Tuesday, March 23, 2010

Am I being hypnotized against my will?!

Have you ever been afraid that someone was trying to hypnotize you without your knowing it?

When I go to parties, invariably someone will identify me as "the hypnotist." The response that gets from people is either curiosity or fear. Sure, there are a million ways of influencing a person covertly, better ways than classical hypnosis, but what the uninformed person wonders is whether their free will can be controlled by another person. After all, in the movies, we see a simple post-hypnotic suggestion turning Woody Allen into a zombie cat burglar (Curse of the Jade Scorpion). We see Dracula turning people into slaves with the power of his mind, Rasputin commanding the royal family of Russia with his evil stare alone. The information that most people have is that hypnosis can enslave and zombify, and no one is safe.

As hypnotists, when confronted by a fear of hypnosis, we jump to reassure the person, usually by saying something like:

"There's nothing to be afraid of...all hypnosis is really self-hypnosis...you're totally aware the entire time...your secrets are safe...it's just like reading a fascinating book/watching your favourite movie/daydreaming..."

And all of that is perfectly true. But it's as if we're jumping to defend ourselves, we're not quite addressing the question: "can I be hypnotized without knowing it?"

Well, I decided to take the bull by the horns and address the question directly. Can I be hypnotized without knowing it?
In the most recent PDF, I've put together the way I know of that can influence people hypnotically and how a person might know if such methods might be used on them.

How do I know if I’m being hypnotized against my will?

5 comments:

  1. You cannot be "hypnotized" against your will. You can be influenced by NLP. NLP used with different kinds of hypnosis techniques can coerce someone to do things they would not usually do, but hypnosis itself cannot. That being said, I have to say NLP is not evil, just very potent. I have known of some therapist friends using it to help patients with particularly difficult issues.

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  2. NLP doesn't use coercion, and you can't really use it to cause someone to act against their will any more than you could with hypnosis. NLP is a set of techniques that were taken from a wide variety of theraeutic. In both techniques, it's extremely unlikely, but as Estabrooks pointed out (quoted in the article), people can be persuaded via emotion.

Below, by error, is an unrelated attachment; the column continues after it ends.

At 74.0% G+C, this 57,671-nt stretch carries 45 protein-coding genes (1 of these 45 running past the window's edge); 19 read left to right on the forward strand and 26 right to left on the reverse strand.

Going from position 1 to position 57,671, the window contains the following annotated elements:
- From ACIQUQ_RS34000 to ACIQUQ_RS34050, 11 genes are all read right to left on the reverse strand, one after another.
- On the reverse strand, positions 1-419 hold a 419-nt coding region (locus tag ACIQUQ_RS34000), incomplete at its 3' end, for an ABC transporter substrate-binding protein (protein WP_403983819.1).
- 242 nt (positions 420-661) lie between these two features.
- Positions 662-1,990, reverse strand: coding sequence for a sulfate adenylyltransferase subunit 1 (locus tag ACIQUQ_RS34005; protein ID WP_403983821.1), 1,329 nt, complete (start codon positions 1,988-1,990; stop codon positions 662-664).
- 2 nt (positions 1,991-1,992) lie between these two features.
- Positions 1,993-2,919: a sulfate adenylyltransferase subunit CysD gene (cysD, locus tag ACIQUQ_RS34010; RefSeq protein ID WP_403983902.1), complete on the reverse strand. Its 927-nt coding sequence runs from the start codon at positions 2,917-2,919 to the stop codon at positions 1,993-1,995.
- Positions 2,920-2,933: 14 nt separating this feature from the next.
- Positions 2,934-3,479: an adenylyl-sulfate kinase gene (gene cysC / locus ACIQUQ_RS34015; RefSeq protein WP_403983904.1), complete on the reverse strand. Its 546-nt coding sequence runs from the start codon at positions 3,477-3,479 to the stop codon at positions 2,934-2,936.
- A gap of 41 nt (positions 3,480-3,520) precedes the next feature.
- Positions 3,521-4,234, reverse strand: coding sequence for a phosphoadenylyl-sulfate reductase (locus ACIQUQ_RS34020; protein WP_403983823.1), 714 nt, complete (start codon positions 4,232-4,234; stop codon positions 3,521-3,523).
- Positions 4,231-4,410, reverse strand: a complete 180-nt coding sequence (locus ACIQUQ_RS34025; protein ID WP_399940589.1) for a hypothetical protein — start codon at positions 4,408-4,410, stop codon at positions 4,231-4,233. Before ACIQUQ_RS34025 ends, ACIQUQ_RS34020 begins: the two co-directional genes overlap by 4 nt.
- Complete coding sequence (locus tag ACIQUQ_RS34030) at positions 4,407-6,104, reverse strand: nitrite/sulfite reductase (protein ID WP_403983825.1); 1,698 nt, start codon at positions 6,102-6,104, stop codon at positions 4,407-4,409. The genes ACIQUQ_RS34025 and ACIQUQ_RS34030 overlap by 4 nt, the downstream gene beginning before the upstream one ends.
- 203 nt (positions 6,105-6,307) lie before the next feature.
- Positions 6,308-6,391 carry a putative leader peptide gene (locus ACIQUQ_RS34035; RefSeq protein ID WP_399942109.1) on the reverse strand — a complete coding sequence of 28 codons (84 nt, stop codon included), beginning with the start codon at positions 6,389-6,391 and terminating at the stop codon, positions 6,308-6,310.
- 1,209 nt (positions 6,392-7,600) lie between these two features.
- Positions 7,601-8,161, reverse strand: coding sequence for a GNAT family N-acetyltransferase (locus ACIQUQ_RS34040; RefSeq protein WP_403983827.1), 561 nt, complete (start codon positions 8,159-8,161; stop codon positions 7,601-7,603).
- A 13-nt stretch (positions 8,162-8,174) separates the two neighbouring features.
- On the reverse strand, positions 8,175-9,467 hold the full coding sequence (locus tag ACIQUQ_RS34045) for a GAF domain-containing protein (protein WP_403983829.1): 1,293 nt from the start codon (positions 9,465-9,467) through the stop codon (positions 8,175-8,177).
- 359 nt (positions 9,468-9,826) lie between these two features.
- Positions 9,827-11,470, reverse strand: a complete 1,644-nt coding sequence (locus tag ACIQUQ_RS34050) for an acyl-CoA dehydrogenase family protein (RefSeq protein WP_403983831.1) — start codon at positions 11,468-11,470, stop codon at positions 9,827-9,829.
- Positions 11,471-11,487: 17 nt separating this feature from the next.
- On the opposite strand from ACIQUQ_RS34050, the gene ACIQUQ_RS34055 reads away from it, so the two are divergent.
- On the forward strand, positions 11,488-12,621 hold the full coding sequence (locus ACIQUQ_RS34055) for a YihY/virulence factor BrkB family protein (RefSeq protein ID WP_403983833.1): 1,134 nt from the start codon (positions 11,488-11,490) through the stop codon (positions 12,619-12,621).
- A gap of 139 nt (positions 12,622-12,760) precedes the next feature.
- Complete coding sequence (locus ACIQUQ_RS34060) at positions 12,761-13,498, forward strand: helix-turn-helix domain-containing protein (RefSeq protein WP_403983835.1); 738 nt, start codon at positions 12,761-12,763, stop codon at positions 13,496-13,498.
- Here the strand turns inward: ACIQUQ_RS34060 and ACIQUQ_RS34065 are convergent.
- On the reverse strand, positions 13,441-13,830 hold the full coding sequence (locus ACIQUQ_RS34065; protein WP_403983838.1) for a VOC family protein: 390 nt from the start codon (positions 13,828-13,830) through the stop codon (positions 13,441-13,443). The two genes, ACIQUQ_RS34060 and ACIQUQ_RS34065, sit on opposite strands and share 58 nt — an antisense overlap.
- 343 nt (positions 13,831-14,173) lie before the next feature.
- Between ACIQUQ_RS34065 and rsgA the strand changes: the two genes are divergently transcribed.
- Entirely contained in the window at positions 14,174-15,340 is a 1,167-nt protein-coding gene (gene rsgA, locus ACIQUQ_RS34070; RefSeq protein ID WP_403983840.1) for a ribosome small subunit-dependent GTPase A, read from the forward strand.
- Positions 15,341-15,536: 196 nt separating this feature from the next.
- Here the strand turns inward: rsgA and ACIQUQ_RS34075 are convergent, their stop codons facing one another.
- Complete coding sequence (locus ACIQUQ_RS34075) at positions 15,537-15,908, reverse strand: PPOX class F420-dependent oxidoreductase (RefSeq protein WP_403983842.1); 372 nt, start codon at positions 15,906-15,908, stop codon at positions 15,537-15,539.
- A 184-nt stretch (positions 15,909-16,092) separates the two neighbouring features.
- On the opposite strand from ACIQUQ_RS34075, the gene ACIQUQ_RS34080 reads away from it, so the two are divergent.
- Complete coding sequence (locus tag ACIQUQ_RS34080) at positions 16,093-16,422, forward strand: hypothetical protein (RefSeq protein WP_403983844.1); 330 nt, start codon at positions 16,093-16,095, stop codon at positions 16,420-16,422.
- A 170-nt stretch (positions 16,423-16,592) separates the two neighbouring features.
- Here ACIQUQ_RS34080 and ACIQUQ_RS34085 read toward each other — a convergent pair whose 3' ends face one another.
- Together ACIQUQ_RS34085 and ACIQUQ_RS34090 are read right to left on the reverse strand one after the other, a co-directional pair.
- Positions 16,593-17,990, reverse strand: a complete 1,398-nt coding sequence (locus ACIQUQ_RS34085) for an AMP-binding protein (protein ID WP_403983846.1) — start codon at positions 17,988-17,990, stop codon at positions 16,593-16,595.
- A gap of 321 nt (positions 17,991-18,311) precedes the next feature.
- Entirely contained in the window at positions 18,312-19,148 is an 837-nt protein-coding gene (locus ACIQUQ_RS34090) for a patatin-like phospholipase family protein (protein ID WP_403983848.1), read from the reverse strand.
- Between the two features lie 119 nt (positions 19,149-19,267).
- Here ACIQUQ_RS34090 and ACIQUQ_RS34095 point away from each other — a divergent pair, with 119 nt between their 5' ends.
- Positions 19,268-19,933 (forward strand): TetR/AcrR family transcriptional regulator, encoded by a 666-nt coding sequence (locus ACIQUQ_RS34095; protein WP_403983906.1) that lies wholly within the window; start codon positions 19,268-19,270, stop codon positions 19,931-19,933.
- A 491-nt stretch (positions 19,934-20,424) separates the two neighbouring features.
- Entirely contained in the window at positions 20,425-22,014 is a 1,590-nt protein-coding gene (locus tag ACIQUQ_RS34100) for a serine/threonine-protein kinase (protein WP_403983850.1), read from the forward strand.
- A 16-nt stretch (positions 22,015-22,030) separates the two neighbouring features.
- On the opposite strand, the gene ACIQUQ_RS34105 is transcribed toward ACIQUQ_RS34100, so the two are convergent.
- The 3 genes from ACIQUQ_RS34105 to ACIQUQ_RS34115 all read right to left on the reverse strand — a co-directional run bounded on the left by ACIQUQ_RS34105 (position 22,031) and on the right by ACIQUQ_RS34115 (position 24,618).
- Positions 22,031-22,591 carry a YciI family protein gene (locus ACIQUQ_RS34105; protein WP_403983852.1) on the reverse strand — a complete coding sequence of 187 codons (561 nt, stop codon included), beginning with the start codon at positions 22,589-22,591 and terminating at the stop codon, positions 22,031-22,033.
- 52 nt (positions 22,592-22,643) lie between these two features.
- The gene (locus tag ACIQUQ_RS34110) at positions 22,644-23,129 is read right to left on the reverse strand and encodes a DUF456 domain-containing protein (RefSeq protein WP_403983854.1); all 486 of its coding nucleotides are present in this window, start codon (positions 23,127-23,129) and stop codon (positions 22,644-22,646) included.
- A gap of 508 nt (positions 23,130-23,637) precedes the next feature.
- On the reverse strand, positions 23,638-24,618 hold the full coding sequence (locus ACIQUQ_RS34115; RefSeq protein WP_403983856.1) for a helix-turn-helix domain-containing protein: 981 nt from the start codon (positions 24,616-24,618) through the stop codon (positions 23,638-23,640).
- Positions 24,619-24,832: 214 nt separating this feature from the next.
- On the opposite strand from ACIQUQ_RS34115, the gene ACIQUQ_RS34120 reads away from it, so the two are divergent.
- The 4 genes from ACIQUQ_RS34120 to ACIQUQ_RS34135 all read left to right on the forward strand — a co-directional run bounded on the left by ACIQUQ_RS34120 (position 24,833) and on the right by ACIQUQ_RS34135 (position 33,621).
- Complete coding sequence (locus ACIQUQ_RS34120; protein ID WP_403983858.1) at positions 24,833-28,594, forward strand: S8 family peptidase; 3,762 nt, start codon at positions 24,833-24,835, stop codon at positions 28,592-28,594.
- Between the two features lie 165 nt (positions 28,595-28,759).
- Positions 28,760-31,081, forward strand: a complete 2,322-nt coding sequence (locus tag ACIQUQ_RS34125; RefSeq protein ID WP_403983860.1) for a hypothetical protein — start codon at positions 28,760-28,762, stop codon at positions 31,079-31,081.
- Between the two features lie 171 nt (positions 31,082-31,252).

If you look at other posts on this blog, you'll find articles on NLP techniques that you can use. You'll see that it's not coercive, just a different approach.

    I use both NLP & hypnosis in my practice, and they're equally potent when applied correctly.

    NLP sometimes gets a bad rap as something advertising uses to influence people. It's not. I worked in advertising for many years, and neither hypnosis nor NLP was ever employed (if it were, you'd probably like commercials a whole lot better!).

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  3. All I can say is tell that to a friend of mine who drove 5 hours to be with the man who used NLP to make her feel like she was in love with him. It worked very well in combination with hypnosis until he tried to have her watch porn with his 11 year old daughter. She had a newborn nephew so it snapped her out of it. You said it yourself. They are potent when applied correctly. NLP is used in seduction techniques, so I will say it again. Hypnosis by itself, no. Hypnosis plus NLP can stretch that into grey areas.

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  4. Hypnosis describes a natural state that we all experience daily. This kind of everyday hypnosis can take the form of being absorbed in work, a book or movie or in activities such as driving, playing a game or daydreaming. The sense of being in the zone that many athletes and artists speak about, also comes under the umbrella of everyday hypnosis.

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  5. Hi My,
    I'm sorry to hear what happened to your friend. It sounds more like your friend was just caught by a persuasive sleazeball. The techniques that comprise NLP are taken from everyday life. There are no magic spells here, and you can't make people do things against their will, or feel things that aren't there. In fact, much of the Ericksonian language patterns found in NLP were taken from language that Erickson heard his sisters using on each other to get out of chores! Nevertheless, seductive men and women have been getting each other to do things against their will for centuries by playing on desire, self-image and loneliness. The fact that your friend "snapped out" goes counter to way NLP works. I'd expect she was simply swayed by his initial charm, until he went way over the line. Once we have a first impression of people, we tend to continue to believe it, even if it's not quite true, unless or until they do something WAY out of character. The "seduction community" uses NLP to create a greater sense of connection (rapport) with their dates.

    In matters of the heart, people can be very easily vulnerable. A villain doesn't have to study complicated mental techniques--often a sincere smile and a false promise are all it takes.

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